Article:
דוקטורנטים מספרים - Leenes Uzan
Improving the assessment of air pollution dispersion employing remote sensing from the surface
Supervisors: Prof. Pinhas Alpert and Dr. Smadar Egert
In this era of heavy industrialization and growing urbanization, the need to mitigate hazardous air pollution exposure and protect our health is unquestionable. Yet, in order to regulate and establish environmental thresholds, a comprehensive understanding of air pollution dispersion processes is crucial. Hi! I'm Leenes Uzan, and I am working under the supervision of Prof. Pinhas Alpert and Dr. Smadar Egert in atmospheric sciences. When I began to pursue my PhD studies, I worked as an environmental engineer, specializing in air pollution. One of the key meteorological parameters governing this dispersion is the planetary boundary layer (PBL) height. In order to assess the extent of air pollution emitted by various sources, there is a need for dispersion models based on the PBL heights. Unfortunately, however, taking such measurements is prohibitively expensive, and thus important data is very scarce. Therefore, the "big idea" of my dissertation is to utilize a cloud-based detection micro-LIDAR, deployed in every airport around the world and in Israel as well, to detect PBL heights at a reasonable cost.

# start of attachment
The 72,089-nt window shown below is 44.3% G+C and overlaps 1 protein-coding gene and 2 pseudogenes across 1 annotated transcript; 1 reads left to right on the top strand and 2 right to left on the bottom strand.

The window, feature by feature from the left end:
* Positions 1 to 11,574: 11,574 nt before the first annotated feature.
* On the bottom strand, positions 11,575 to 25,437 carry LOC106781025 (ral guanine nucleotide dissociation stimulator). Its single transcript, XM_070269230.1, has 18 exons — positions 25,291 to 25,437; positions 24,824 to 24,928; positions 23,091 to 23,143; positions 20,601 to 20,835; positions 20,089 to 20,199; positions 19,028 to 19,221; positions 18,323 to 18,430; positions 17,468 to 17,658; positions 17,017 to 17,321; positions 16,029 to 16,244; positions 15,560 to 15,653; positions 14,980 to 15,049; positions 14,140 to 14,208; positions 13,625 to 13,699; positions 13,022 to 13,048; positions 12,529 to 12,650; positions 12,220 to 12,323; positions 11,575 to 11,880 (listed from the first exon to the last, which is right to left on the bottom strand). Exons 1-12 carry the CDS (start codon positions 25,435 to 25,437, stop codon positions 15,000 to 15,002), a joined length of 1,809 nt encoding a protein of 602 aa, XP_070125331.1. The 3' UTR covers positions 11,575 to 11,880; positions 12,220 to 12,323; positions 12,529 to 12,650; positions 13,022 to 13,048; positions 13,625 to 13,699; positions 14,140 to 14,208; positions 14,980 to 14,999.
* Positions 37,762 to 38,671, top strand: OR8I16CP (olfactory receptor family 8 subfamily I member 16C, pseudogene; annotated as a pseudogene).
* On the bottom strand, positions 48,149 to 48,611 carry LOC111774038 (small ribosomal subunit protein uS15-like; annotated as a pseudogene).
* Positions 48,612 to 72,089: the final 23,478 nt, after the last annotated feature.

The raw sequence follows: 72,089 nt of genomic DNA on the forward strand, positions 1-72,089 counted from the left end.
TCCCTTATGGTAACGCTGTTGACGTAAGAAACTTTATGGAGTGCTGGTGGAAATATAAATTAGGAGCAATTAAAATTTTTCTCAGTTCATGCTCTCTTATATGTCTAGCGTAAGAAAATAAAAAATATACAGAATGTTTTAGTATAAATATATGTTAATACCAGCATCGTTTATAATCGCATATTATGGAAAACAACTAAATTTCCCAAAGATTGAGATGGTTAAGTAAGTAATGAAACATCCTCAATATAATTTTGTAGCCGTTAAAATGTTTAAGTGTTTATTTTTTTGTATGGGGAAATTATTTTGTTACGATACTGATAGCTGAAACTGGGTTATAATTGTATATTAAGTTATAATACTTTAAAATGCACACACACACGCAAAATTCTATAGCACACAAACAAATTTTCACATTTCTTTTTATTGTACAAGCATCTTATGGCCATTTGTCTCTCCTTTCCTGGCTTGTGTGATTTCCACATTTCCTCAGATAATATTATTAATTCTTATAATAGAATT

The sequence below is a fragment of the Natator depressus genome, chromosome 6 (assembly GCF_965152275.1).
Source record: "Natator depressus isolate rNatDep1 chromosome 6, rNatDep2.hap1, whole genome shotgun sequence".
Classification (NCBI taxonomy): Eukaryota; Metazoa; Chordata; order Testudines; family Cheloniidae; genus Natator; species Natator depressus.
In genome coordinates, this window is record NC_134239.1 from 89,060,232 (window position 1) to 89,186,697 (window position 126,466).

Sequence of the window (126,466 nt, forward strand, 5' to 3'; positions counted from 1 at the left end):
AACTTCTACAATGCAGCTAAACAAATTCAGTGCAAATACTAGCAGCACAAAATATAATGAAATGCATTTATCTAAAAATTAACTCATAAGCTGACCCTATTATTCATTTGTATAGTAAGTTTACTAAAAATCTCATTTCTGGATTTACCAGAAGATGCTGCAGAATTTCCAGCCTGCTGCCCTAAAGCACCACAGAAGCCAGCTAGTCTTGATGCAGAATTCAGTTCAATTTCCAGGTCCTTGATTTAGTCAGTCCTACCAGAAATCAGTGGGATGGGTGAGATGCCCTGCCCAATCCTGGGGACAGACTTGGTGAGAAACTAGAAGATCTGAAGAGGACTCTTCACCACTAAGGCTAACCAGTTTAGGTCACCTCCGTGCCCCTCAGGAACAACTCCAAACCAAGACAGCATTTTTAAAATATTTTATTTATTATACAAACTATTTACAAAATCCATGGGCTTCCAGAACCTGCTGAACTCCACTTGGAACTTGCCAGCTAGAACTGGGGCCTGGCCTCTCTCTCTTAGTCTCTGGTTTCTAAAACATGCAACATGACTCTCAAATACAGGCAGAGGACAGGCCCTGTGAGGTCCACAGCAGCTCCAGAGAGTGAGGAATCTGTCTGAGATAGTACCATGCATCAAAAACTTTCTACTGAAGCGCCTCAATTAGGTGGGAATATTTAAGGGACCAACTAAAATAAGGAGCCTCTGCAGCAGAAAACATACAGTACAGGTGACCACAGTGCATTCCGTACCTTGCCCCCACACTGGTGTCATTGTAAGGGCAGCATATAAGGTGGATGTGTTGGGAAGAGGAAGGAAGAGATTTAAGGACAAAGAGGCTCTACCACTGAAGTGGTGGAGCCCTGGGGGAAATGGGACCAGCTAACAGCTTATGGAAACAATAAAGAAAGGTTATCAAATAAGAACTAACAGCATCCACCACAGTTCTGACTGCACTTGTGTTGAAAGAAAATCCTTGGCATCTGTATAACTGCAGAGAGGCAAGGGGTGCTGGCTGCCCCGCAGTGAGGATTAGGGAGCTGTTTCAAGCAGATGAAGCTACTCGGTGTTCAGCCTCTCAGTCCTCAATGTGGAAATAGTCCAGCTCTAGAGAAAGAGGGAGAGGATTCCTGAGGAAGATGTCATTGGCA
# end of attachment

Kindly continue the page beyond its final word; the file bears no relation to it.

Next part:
This micro-LIDAR, known as a "ceilometer", provides high resolution attenuated backscatter profiles from ground level up to several kilometers every 15 seconds. The ability to derive the PBL height in this way is not trivial and requires meticulous analysis. Our research offers a first glimpse of the great potential of ceilometers to explore the temporal and spatial evolution of the PBL. Furthermore, ceilometers are an essential validation tool for PBL height estimations derived from high resolution numerical weather models, and thus vastly contribute to our knowledge of air pollution dispersion and risk analysis. Our research is best illustrated by the diagram below:
Figure 1 Above. (a) Mean diurnal PBL height based on all dates available for each site for August 2015 as follows: Jerusalem (830 m a.s.l) - 21 days, Nevatim (400 m a.s.l) - 13 days, Hazerim (200 m a.s.l) - 20 days, Ramat David (50 m a.s.l) - 26 days, Weizmann (60 m a.s.l) - 25 days, Beit Dagan (33 m a.s.l) - 13 days, Hadera (10 m a.s.l) - 16 days, Tel Aviv (5 m a.s.l) - 25 days. Results at 12 UTC from IFS and COSMO models are represented as solid dots and blank squares, respectively. (b) Comparison of PBL heights for 12 UTC where the order of the eight ceilometer cites goes inland following the topographical height a.s.l.